Archive for November, 2010

How do you know when there is something wrong with your health? Are you suddenly struck by a doctor’s diagnosis? I get the sense that people plug along on auto-pilot and then suddenly get blind-sided by a lab test or x-ray result.

We recently had the freezer thermostat replaced in our kitchen refrigerator. We noticed that the refrigerator wasn’t as cold as it had been. As I called to find a repair person, I was struck by the not-so-helpful operator on the 800 Amana customer service line. After the model number and serial number questions, there were questions like: “have you stacked the food in front of the fan?” and “did you just buy groceries?” As you can imagine, since this was the week before the Thanksgiving holiday, the answer to both questions was yes. When I assured her that I could tell that this was NOT just the refrigerator coming into balance after a shopping trip, that I could tell the refrigerator was not working correctly, she reluctantly offered an appointment the next day. I was put off by her doubts and reluctant to lose several hundred dollars of food, so I declined the appointment and ultimately found a local person that diagnosed the problem and fixed it the same day.

My point is that our body gives us lots of warning signs and messages. Sometimes the messages are the four cardinal signs of inflammation from the ancient writings of Celsus (30 BCE – 38 AD) with the latin words dolor (pain), calor (heat) rubor (redness) and tumor (swelling) that were augmented by Galen (129 – 200 AD), who added the fifth sign functio laesa (loss of function). And sometimes we just recognize a gradual shift in energy or mood or stamina.

Like any conversation, we don’t know there is an issue unless we listen. Just stop and listen. A quiet room, a comfortable chair or bed and an inner inventory from head to toe…what do you hear? What is different? What has shifted?

And then with whom do you share what you’ve learned? Is it a not-so-helpful professional like the Amana customer service operator? Do they cause you to doubt in your awareness and sense of your own body? Do they have time to listen to what you are saying?

Moments of sanity occasionally surface in news reports. I was pleased to see the recent “news of the week” in this week’s  Chemical and Engineering News (November 8, 2010), a weekly publication from the American Chemical Society. Federal attorneys reversed decades of government policy by claiming that genes – human and others – should not be eligible for patent protection because they are products of nature. Attorneys at the Department of Justice stated, “The U.S. has concluded that isolated but otherwise unaltered genomic DNA is not patent-eligible subject matter.”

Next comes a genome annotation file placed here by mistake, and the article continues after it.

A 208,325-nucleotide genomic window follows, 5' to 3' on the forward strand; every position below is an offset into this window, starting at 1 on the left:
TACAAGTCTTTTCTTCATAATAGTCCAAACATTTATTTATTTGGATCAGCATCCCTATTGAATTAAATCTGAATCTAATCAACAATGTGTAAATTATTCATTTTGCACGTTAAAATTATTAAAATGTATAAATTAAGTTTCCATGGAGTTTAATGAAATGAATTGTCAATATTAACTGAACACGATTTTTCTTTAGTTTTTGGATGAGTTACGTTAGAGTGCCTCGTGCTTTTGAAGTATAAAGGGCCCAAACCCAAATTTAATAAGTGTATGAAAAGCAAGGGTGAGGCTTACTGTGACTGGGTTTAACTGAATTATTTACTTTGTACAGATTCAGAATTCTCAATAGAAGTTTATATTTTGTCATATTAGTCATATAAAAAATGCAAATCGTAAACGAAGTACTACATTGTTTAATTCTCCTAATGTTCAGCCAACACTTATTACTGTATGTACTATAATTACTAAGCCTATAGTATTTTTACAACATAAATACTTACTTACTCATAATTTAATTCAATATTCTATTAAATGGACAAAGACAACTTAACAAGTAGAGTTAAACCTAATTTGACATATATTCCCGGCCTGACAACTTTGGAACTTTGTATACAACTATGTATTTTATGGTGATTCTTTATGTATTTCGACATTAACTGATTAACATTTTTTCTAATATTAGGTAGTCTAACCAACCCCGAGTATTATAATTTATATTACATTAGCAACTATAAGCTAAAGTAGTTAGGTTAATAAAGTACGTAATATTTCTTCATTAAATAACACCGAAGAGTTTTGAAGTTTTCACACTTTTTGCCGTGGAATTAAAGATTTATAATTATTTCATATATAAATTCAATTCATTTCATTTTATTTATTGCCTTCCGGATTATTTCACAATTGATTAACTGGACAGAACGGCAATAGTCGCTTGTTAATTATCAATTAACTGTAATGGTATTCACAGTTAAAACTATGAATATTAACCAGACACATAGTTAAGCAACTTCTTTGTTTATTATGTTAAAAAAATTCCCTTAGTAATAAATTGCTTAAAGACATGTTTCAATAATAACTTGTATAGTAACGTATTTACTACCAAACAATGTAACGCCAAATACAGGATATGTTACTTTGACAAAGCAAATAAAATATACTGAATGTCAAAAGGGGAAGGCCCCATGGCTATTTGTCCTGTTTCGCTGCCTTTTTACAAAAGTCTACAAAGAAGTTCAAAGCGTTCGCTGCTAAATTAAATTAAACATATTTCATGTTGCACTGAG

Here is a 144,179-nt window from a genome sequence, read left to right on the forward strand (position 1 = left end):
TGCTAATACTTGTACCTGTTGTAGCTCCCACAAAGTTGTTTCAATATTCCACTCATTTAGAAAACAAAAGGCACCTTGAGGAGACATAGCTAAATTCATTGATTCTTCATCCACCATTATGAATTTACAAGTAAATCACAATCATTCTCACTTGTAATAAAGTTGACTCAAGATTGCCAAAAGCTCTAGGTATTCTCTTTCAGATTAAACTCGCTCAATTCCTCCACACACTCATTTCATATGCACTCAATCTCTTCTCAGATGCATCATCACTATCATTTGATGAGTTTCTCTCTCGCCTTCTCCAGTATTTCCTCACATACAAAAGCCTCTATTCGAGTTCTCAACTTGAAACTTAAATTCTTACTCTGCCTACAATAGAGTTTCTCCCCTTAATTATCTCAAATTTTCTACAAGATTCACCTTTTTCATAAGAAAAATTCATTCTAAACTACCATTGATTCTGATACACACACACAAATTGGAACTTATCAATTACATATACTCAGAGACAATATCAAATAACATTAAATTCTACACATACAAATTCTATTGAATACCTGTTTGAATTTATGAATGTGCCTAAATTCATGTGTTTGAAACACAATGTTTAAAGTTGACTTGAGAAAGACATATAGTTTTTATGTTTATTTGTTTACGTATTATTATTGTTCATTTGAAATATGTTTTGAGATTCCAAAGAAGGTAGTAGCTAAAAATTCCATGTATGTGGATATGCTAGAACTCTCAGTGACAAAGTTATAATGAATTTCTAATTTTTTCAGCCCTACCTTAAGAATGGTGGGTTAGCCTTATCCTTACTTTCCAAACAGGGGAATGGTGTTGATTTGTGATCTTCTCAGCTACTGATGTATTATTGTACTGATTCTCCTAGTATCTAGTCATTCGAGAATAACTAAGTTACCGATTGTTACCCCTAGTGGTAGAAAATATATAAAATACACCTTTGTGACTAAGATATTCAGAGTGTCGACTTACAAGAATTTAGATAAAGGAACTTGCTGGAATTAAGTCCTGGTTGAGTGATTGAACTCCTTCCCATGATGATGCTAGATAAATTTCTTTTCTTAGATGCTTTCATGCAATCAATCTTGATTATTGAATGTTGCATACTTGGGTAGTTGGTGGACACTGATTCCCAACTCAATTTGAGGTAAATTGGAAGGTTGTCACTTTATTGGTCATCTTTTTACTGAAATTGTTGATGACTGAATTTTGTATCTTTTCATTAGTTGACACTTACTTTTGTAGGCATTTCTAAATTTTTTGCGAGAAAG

Does that sound obvious? Did you realize that for the last two decades companies have been seeking and receiving patent protection for uncovering the gene “fingerprint” of specific genes? Technology has advanced to the point that the human genome has been completely mapped. The numbers are changing all the time, but we now know that there are roughly 30,000 genes in each of our cells. We have a vague idea of the function of about half of the genes. Company lawyers and DNA chemists have been racing to place their own rights on the genes as their intellectual property.
Can we find the balance between market pressures on companies to survive and our “rights” to our own DNA?

The psalmist said it in Psalm 139 verses 13 and 14 (NIV) For you created my inmost being; you knit me together in my mother’s womb. I praise you because I am fearfully and wonderfully made; your works are wonderful, I know that full well.

I guess that says it all for me….